Ramahyuck: A History


The original Ramahyuck was an Aboriginal Mission established by Reverend Friedrich August Hagenauer, a Moravian Missionary who had previously worked at the Ebeneezer Mission in Western Australia.

Due to strong resistance from local squatters, Rev. Hagenauer’s initial application to establish a Mission Station in Green Hills, near Maffra was rejected by the Government despite the support given by the Central Board for the Protection of Aborigines.

The opposition to having land reserved for Aborigines continued to grow but Rev. Hagenauer remained persistent and applied for 2,356 acres of land on the shores of Lake Wellington near the mouth of the Avon River.

After much negotiation and several delays, the application was approved on 9 June 1863 and Ramahyuck Mission was established.


Ramayuck Mission State School

In 1872, the State School at Ramahyuck Mission gained the highest marks possible in a Statewide examination. Mr Charles Topp, Inspector of School for the Education Department, filed the following report: “This school has again passed an excellent examination. This is the first case since the present result system has been enforced that 100% of marks has gained by any school in the Colony. The children, moreover, show not only accuracy in their work, but also exhibit much intelligence – excellent progress is shown. The discipline is very good. The children show creditable proficiency in drill and extension exercises.”


Life at the Mission

Rev. Hagenauer was a strong leader whose word was law at the Ramahyuck Mission Station. The Mission provided protection for the survivors of the Brayakooloong and Tatungooloong clans of the Gunai (Kurnai) tribe, but the people were forced to give up their native language and traditional ways.

Rev. Hagenauer forbade corroborees (festivals celebrating tribal victories) and would not tolerate any tribal habits or laws. His motive was to encourage ‘civilization’ and therefore requested that all natives gather their spears, boomerangs and other traditional implements in a pile to set alight and destroy them.

In 1877, Ramahyuck was known as the most successful of all missions. Average attendance at the station rose to 85 with up to 200 natives from five different tribal groups. The total number of buildings at the station was 25, of which 11 cottages housed Aborigines.

A Melbourne newspaper, the Argus, had described the station as “a pretty settlement of white painted weatherboard buildings…, which are supplied with such evidence of civilisation…(purchasing) stoves, water tanks, meal safes and sewing machines…out of the earnings of the husbands and fathers from shearing and other work.”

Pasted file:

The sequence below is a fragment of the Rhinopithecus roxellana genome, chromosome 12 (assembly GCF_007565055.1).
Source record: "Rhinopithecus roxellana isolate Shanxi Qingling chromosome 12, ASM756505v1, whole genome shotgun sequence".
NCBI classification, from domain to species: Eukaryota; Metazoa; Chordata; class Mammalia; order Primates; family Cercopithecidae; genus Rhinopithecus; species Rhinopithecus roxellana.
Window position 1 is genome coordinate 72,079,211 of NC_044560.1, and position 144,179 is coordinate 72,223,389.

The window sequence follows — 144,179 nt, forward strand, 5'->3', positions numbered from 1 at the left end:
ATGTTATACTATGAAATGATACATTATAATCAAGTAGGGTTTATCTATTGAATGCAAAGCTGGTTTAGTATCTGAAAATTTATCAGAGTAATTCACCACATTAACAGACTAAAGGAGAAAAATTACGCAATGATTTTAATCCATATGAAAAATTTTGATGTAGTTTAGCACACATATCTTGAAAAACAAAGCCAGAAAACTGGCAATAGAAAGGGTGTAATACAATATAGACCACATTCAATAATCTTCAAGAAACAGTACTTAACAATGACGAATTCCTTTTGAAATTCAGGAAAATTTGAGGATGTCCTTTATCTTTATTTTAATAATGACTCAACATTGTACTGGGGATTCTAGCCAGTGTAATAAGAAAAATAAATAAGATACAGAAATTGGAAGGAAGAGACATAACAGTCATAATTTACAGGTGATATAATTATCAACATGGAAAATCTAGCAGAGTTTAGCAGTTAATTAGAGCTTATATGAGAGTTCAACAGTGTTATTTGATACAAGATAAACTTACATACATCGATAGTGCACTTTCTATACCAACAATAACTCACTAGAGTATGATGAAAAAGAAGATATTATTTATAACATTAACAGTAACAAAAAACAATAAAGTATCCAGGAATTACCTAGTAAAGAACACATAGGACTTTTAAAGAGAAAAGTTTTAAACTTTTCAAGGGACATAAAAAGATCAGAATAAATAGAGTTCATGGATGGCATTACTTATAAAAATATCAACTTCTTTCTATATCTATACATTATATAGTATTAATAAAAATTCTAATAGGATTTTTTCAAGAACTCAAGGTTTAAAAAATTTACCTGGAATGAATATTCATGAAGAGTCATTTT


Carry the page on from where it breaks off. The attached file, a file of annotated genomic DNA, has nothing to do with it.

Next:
The community strived to be self-supporting and learned rural tasks such as cultivating crops, fruit and vegetables, and tending sheep and diary cattle. Rev. Hagenauer displayed samples of their produce at the Vienna Exhibition and was awarded a Medal of Merit.


Closure of the Ramahyuck Mission

Under the infamous Aborigines Protection Act that was passed by Parliament in 1886, all ‘half-castes’ were removed from the Aboriginal Reserves and Missions. This had a dramatic effect on Ramahyuck, the population of which decreased severely. The school was forced to close and funds to the Mission were reduced. In 1908, the Mission closed and the remaining Aborigines were sent to Lake Tyers, leaving a cemetery and some remnants of buildings as a memorial to the occupation of their land.


Ramahyuck Corporation

For many years, the Indigenous community in Sale was supported by operations at Morwell and Bairnsdale. As the local Indigenous population grew the need for permanent service in Sale became evident.

The late Mr. Noel Yarram Senior championed the concept of an independent Indigenous corporation at Sale. The name Ramahyuck was chosen to remind and reinforce to the whole community that Sale had a significant Indigenous history. After Noel’s passing, his family and other members of the local Koorie community continued to pursue the establishment of a service in Sale.

Noel’s daughter (Daphne) held a meeting attended by Aunty Bess, Bonnie and Terry O’Shannassy; Mollie Glass and daughters Irene and Gail; Aunty Lena Thomas; Aunty Angeline Morgan; and Aunty Regina Kennedy. From this inaugural meeting, a committee was established with the mandate of setting up the Ramahyuck District Aboriginal Corporation.

This dream became a reality on 12 May 1992, when Ramahyuck District Aboriginal Corporation was registered under the Aboriginal Councils and Associations Act with the Office of the Registrar of Aboriginal Corporations in Canberra, ACT.


Primary Healthcare Providers

In less than 10 years from first opening its doors, Ramahyuck comprised four sites and was a major provider of primary health care services for Indigenous communities in Gippsland.

Ramahyuck health services grew to be provided in:

  • East Gippsland (Sale and Morwell)
  • West Gippsland (Drouin)
  • South Gippsland (Wonthaggi)

Ramahyuck Today

Currently, Ramahyuck has grown to encompass social and emotional wellbeing programs, as well as primary health clinics, to specialise in culturally appropriate and comprehensive primary health services for Aboriginal people. In addition, Ramahyuck also provide health services to the non-Aboriginal population.